EMC news – An Ottawa rock radio station has posted a picture on its Facebook page that some people say crosses a line and a university instructor calls “Stone Age.”
Radio station posts photo of words written on model's leg.
A photo from Ottawa radio station CHEZ's Facebook page shows words written on a model's leg that suggest a short skirt is “asking for it,” or makes the wearer a “slut” or “whore.”
CHEZ posted a posed rear view photo of a woman wearing a skirt. Written on her leg are assessments of her virtue based on how high the skirt is hiked up her leg.
The lowest word, written on the lower calf, is “matronly,” and nearer the model’s buttocks are the words “asking for it,” “slut” and “whore.”
The page has attracted comments on the Facebook page that criticize the posting.
“Asking for it? Really? It’s this type of sexism that allows girls to get raped. ‘girl was asking for it’ is not a defense. Nothing is asking for it, unless you’re literally asking for it. This is disgusting,” writes one visitor to the Facebook page.
Another poster writes, “”Asking for it”? Asking for what, exactly? Sexual abuse? How is a woman’s skirt length a cause/excuse for rape? This post is straight up sexist.”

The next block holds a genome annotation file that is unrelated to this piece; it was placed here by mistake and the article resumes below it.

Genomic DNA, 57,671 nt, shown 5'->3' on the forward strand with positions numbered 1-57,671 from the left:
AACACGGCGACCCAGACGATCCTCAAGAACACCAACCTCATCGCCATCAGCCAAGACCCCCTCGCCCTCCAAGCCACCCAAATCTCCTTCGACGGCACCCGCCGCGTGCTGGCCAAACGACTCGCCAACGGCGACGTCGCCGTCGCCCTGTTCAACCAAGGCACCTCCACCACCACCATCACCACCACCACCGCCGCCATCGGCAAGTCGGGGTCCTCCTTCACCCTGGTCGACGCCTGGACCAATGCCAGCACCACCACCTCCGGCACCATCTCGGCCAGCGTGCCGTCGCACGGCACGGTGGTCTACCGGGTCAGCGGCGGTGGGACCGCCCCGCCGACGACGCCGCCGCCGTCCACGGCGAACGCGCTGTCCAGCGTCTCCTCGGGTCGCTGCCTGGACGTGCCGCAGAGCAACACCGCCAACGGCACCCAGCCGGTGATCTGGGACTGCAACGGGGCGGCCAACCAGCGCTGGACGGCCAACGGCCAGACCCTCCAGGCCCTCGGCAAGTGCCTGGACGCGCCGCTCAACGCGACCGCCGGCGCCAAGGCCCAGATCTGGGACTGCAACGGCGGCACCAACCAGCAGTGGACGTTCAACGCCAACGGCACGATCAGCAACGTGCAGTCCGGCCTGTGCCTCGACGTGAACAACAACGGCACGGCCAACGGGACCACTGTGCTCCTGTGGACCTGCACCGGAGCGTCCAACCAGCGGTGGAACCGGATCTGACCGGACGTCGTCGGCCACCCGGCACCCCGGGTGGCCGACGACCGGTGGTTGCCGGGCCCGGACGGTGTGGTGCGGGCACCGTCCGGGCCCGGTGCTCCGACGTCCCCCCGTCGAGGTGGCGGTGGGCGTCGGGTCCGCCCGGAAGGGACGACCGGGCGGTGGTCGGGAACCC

Some posts simply compliment the model’s legs.
Carleton University associate professor Doris Buss studies social issues and sexual violence. She called the radio station’s posting “regressive.”
“It’s Stone Age,” Buss said after reviewing the picture. “No one ever asks to be raped.”
She said that when viewed as a political statement, the picture alone “calls attention to expectations placed on women.” But Buss added that the introductory paragraph added by someone at CHEZ – “girls in this city could use this reference guide” – changes any political meaning into social criticism.
“The words are calling on women to judge themselves,” Buss said. “Women’s behaviour is still regulated.”
CHEZ program director Gayle Zarbatany called the station’s Facebook page is “an extension of what we do on the radio.”
“The majority comes from other websites and from the listeners,” Zarbatany said of the content of the Facebook page.
She said staff who post material should not post “racist, sexist or degrading” material, adding that the picture of the model with words written on her leg does not cross that line.